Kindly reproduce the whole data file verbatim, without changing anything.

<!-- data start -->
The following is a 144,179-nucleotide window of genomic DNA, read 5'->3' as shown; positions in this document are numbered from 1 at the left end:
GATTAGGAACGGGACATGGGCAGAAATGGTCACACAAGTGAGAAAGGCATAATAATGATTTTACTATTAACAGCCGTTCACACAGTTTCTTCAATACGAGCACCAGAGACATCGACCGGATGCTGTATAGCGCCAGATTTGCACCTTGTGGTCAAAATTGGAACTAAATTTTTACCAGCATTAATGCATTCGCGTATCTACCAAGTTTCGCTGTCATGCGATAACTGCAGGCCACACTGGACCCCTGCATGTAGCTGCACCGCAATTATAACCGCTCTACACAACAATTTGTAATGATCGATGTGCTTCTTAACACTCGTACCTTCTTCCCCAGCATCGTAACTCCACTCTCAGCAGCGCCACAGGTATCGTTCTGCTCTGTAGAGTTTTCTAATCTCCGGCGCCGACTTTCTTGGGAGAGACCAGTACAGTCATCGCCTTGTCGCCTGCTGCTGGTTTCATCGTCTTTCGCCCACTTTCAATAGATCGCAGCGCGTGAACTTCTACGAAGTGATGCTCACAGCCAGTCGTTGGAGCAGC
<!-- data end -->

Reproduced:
The following is a 144,179-nucleotide window of genomic DNA, read 5'->3' as shown; positions in this document are numbered from 1 at the left end:
GATTAGGAACGGGACATGGGCAGAAATGGTCACACAAGTGAGAAAGGCATAATAATGATTTTACTATTAACAGCCGTTCACACAGTTTCTTCAATACGAGCACCAGAGACATCGACCGGATGCTGTATAGCGCCAGATTTGCACCTTGTGGTCAAAATTGGAACTAAATTTTTACCAGCATTAATGCATTCGCGTATCTACCAAGTTTCGCTGTCATGCGATAACTGCAGGCCACACTGGACCCCTGCATGTAGCTGCACCGCAATTATAACCGCTCTACACAACAATTTGTAATGATCGATGTGCTTCTTAACACTCGTACCTTCTTCCCCAGCATCGTAACTCCACTCTCAGCAGCGCCACAGGTATCGTTCTGCTCTGTAGAGTTTTCTAATCTCCGGCGCCGACTTTCTTGGGAGAGACCAGTACAGTCATCGCCTTGTCGCCTGCTGCTGGTTTCATCGTCTTTCGCCCACTTTCAATAGATCGCAGCGCGTGAACTTCTACGAAGTGATGCTCACAGCCAGTCGTTGGAGCAGC